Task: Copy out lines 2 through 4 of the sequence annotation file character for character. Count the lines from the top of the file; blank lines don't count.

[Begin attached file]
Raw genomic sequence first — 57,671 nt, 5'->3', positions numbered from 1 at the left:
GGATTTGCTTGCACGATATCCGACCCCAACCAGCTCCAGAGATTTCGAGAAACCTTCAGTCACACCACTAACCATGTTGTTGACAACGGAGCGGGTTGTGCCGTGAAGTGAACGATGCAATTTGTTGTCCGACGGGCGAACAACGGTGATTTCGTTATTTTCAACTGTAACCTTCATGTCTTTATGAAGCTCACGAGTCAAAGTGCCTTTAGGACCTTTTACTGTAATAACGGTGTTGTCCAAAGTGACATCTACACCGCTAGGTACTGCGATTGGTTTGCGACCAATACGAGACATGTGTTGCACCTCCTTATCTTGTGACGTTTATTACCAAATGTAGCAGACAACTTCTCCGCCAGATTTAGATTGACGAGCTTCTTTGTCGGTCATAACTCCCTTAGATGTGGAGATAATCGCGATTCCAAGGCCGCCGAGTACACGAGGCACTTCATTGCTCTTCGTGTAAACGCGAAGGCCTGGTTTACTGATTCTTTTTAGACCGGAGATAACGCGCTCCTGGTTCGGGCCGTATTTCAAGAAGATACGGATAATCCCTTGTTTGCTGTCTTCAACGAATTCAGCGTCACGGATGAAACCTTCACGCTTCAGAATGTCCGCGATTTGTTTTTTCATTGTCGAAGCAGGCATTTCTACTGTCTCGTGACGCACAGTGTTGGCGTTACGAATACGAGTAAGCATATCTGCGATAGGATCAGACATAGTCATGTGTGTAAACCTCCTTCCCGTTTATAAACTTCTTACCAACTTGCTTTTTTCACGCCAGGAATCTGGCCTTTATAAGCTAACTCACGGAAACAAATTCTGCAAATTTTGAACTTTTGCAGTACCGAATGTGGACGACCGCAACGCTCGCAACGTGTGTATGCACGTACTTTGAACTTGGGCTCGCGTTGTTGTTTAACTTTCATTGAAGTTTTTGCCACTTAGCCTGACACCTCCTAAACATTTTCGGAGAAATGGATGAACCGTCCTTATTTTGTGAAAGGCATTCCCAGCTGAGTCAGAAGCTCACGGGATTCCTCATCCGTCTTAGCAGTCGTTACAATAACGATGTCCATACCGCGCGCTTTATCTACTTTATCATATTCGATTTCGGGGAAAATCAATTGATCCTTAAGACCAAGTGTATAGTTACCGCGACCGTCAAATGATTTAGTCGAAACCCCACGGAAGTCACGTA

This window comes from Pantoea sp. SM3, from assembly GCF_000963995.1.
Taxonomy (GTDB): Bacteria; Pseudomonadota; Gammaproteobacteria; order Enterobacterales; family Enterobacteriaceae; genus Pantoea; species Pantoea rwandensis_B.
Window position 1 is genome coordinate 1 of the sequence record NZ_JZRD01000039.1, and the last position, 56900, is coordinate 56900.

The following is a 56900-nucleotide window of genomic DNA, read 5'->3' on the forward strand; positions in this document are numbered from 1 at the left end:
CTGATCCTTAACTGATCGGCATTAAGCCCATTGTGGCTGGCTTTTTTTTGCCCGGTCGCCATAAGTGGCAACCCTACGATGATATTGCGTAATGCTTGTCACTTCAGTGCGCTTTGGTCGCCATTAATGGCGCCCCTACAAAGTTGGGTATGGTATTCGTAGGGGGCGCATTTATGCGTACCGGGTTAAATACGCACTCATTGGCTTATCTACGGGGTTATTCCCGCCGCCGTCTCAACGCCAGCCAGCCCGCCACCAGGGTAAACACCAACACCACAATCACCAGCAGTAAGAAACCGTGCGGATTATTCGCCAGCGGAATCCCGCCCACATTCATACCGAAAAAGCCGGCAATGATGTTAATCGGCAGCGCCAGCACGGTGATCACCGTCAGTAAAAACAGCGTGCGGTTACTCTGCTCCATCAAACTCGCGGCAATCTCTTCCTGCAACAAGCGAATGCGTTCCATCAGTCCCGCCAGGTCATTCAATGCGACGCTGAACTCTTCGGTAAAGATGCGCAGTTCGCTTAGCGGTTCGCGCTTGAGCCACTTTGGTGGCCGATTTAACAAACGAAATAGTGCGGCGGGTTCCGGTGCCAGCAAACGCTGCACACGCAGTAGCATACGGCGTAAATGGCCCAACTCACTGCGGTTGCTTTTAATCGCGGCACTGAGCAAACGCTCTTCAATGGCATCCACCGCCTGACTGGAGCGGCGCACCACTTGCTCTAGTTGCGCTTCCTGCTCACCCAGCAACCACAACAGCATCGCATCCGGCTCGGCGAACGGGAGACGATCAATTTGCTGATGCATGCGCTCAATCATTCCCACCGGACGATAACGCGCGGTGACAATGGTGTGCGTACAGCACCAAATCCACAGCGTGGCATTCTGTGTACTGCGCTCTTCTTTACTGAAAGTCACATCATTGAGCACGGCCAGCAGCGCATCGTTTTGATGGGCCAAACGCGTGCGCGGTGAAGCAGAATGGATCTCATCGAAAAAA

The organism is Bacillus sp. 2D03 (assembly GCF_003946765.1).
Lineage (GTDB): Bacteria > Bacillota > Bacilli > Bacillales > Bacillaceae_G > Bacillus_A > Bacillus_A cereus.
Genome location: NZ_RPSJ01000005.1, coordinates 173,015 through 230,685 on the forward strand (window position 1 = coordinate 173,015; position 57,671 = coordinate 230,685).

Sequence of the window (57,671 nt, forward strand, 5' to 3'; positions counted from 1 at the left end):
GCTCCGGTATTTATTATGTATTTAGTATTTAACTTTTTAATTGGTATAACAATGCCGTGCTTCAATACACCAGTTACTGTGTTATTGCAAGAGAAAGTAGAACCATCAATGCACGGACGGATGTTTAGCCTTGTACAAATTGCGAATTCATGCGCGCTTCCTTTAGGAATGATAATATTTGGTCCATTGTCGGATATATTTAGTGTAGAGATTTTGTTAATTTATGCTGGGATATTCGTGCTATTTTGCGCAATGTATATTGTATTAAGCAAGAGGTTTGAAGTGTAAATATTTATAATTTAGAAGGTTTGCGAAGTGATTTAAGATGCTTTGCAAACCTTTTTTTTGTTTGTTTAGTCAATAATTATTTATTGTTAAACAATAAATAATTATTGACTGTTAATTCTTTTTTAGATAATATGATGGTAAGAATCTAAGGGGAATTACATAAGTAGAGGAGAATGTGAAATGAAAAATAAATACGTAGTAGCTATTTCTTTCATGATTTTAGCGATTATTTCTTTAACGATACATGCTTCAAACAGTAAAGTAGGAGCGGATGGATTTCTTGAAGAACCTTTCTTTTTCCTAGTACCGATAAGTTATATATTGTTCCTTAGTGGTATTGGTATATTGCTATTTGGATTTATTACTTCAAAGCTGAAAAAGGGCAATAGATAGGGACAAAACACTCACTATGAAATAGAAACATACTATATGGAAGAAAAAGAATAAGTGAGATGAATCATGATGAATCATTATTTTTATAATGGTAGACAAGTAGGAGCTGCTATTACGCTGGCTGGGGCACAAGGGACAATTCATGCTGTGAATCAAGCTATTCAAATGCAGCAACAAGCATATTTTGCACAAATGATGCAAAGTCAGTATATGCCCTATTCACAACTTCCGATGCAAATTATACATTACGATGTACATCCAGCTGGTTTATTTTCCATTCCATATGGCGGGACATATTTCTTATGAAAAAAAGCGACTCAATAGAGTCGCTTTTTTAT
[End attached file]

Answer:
GGATTTGCTTGCACGATATCCGACCCCAACCAGCTCCAGAGATTTCGAGAAACCTTCAGTCACACCACTAACCATGTTGTTGACAACGGAGCGGGTTGTGCCGTGAAGTGAACGATGCAATTTGTTGTCCGACGGGCGAACAACGGTGATTTCGTTATTTTCAACTGTAACCTTCATGTCTTTATGAAGCTCACGAGTCAAAGTGCCTTTAGGACCTTTTACTGTAATAACGGTGTTGTCCAAAGTGACATCTACACCGCTAGGTACTGCGATTGGTTTGCGACCAATACGAGACATGTGTTGCACCTCCTTATCTTGTGACGTTTATTACCAAATGTAGCAGACAACTTCTCCGCCAGATTTAGATTGACGAGCTTCTTTGTCGGTCATAACTCCCTTAGATGTGGAGATAATCGCGATTCCAAGGCCGCCGAGTACACGAGGCACTTCATTGCTCTTCGTGTAAACGCGAAGGCCTGGTTTACTGATTCTTTTTAGACCGGAGATAACGCGCTCCTGGTTCGGGCCGTATTTCAAGAAGATACGGATAATCCCTTGTTTGCTGTCTTCAACGAATTCAGCGTCACGGATGAAACCTTCACGCTTCAGAATGTCCGCGATTTGTTTTTTCATTGTCGAAGCAGGCATTTCTACTGTCTCGTGACGCACAGTGTTGGCGTTACGAATACGAGTAAGCATATCTGCGATAGGATCAGACATAGTCATGTGTGTAAACCTCCTTCCCGTTTATAAACTTCTTACCAACTTGCTTTTTTCACGCCAGGAATCTGGCCTTTATAAGCTAACTCACGGAAACAAATTCTGCAAATTTTGAACTTTTGCAGTACCGAATGTGGACGACCGCAACGCTCGCAACGTGTGTATGCACGTACTTTGAACTTGGGCTCGCGTTGTTGTTTAACTTTCATTGAAGTTTTTGCCACTTAGCCTGACACCTCCTAAACATTTTCGGAGAAATGGATGAACCGTCCTTATTTTGTGAAAGGCATTCCCAGCTGAGTCAGAAGCTCACGGGATTCCTCATCCGTCTTAGCAGTCGTTACAATAACGATGTCCATACCGCGCGCTTTATCTACTTTATCATATTCGATTTCGGGGAAAATCAATTGATCCTTAAGACCAAGTGTATAGTTACCGCGACCGTCAAATGATTTAGTCGAAACCCCACGGAAGTCACGTA

This window comes from Pantoea sp. SM3, from assembly GCF_000963995.1.
Taxonomy (GTDB): Bacteria; Pseudomonadota; Gammaproteobacteria; order Enterobacterales; family Enterobacteriaceae; genus Pantoea; species Pantoea rwandensis_B.